publisher = "John Wiley & Sons Ltd",
number = "5",

}

RIS

TY - JOUR

T1 - Lifestyle and youthful looks.

AU - Gunn, D A

AU - Dick, J L

AU - van Heemst, D

AU - Griffiths, Christopher

AU - Griffiths, CEM

AU - Tomlin, C C

AU - Murray, P G

AU - Griffiths, T W

AU - Ogden, S

AU - Mayes, A E

AU - Westendorp, R G J

AU - Slagboom, P E

AU - de Craen, A J M

PY - 2015

Y1 - 2015

N2 - BACKGROUND: Lifestyle has been proven to have a dramatic effect on the risk of age-related diseases. The association of lifestyle and facial ageing has been less well studied. OBJECTIVES: To identify lifestyle factors that associate with perceived facial age in white north European men and women. METHODS: Lifestyle, facial wrinkling and perceived facial age were studied in two cross-sectional studies consisting of 318 Dutch men and 329 women aged 45-75 years who were part of the Leiden Longevity Study, and 162 English women aged 45-75 years who were nonsmokers. RESULTS: In Dutch men, smoking, having skin that went red in the sun, being outside in the sun most of the summer, sunbed use, wearing false teeth and not flossing teeth were all significantly associated (P <0·05) with a total 9·3-year higher perceived facial age in a multivariate model adjusting for chronological age. In Dutch women, smoking, sunbathing, sunbed use, few remaining teeth and a low body mass index (BMI) were associated with a total 10·9-year higher perceived facial age. In English women, cleaning teeth only once a day, wearing false teeth, irregular skin moisturization and having skin that went red in the sun were associated with a total 9·1-year higher perceived facial age. Smoking and sunbed use were associated more strongly with wrinkling in women than in men. BMI, sun exposure and skincare were associated predominantly with perceived facial age via wrinkling, whereas oral care was associated via other facial features. CONCLUSIONS: Although associative in nature, these results support the notion that lifestyle factors can have long-term beneficial effects on youthful looks.

AB - BACKGROUND: Lifestyle has been proven to have a dramatic effect on the risk of age-related diseases. The association of lifestyle and facial ageing has been less well studied. OBJECTIVES: To identify lifestyle factors that associate with perceived facial age in white north European men and women. METHODS: Lifestyle, facial wrinkling and perceived facial age were studied in two cross-sectional studies consisting of 318 Dutch men and 329 women aged 45-75 years who were part of the Leiden Longevity Study, and 162 English women aged 45-75 years who were nonsmokers. RESULTS: In Dutch men, smoking, having skin that went red in the sun, being outside in the sun most of the summer, sunbed use, wearing false teeth and not flossing teeth were all significantly associated (P <0·05) with a total 9·3-year higher perceived facial age in a multivariate model adjusting for chronological age. In Dutch women, smoking, sunbathing, sunbed use, few remaining teeth and a low body mass index (BMI) were associated with a total 10·9-year higher perceived facial age. In English women, cleaning teeth only once a day, wearing false teeth, irregular skin moisturization and having skin that went red in the sun were associated with a total 9·1-year higher perceived facial age. Smoking and sunbed use were associated more strongly with wrinkling in women than in men. BMI, sun exposure and skincare were associated predominantly with perceived facial age via wrinkling, whereas oral care was associated via other facial features. CONCLUSIONS: Although associative in nature, these results support the notion that lifestyle factors can have long-term beneficial effects on youthful looks.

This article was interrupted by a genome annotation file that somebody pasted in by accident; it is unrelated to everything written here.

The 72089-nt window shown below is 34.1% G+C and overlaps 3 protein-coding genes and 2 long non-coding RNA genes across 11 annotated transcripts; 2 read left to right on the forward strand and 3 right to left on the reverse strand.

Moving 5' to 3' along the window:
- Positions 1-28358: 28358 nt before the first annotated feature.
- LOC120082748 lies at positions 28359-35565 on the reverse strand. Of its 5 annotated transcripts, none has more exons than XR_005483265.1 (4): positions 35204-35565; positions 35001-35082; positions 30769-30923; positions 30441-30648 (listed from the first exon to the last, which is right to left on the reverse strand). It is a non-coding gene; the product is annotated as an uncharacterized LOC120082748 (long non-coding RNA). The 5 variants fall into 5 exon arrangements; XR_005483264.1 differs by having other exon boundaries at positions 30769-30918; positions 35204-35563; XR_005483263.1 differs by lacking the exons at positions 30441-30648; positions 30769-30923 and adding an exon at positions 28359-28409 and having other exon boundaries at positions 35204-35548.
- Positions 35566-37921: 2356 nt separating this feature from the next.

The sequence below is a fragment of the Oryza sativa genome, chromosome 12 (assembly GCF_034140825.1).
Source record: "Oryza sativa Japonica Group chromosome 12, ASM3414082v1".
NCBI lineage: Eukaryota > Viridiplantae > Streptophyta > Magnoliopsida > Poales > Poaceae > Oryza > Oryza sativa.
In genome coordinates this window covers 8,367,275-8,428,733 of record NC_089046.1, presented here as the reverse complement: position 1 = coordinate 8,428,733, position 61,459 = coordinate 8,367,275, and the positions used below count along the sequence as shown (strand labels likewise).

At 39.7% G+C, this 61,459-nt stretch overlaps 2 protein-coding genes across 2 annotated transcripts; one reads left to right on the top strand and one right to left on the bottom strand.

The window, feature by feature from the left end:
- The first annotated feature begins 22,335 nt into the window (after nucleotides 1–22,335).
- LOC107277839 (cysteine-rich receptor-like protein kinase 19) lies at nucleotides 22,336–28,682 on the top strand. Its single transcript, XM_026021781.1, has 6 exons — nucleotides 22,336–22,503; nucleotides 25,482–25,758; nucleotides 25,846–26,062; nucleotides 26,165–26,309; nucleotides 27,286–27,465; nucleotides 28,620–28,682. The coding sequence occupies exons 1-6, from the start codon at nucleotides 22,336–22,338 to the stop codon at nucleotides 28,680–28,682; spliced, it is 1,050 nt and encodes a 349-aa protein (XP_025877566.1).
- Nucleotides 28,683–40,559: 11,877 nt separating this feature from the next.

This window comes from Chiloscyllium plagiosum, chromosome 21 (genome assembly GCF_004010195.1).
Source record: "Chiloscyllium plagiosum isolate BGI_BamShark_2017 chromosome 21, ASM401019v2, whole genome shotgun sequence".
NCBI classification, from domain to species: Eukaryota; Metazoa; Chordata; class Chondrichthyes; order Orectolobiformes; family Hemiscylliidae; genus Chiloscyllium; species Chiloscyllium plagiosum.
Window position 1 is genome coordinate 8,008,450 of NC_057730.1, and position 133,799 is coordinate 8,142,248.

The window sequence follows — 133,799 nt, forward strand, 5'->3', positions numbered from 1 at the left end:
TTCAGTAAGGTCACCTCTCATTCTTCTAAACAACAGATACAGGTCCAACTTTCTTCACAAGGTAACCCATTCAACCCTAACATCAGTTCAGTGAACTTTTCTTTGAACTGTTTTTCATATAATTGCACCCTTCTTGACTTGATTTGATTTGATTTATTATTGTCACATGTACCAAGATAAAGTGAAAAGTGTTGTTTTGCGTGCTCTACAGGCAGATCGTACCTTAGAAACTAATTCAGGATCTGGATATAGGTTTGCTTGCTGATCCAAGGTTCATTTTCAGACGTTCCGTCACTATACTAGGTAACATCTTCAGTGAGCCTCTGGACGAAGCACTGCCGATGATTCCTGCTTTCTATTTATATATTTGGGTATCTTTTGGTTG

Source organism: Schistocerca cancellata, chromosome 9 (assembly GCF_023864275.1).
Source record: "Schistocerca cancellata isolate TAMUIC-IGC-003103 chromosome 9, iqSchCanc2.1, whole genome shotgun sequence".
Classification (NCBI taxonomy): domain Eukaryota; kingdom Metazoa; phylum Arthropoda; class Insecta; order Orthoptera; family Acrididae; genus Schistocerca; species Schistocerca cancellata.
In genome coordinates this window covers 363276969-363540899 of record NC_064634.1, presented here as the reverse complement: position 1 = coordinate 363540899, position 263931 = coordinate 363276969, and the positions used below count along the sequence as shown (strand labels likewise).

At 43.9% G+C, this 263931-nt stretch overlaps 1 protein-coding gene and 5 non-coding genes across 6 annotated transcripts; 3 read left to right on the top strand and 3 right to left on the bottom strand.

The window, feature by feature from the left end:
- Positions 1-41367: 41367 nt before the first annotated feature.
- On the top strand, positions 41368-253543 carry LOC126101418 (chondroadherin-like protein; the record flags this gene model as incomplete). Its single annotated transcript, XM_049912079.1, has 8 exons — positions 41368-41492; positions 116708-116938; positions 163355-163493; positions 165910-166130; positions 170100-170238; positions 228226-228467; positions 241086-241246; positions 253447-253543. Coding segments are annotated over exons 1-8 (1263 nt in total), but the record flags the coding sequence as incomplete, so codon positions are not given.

U2 - 10.1111/bjd.13646

DO - 10.1111/bjd.13646

M3 - Article

C2 - 25627783

VL - 172

JO - British Journal of Dermatology

JF - British Journal of Dermatology

SN - 0007-0963

IS - 5

ER -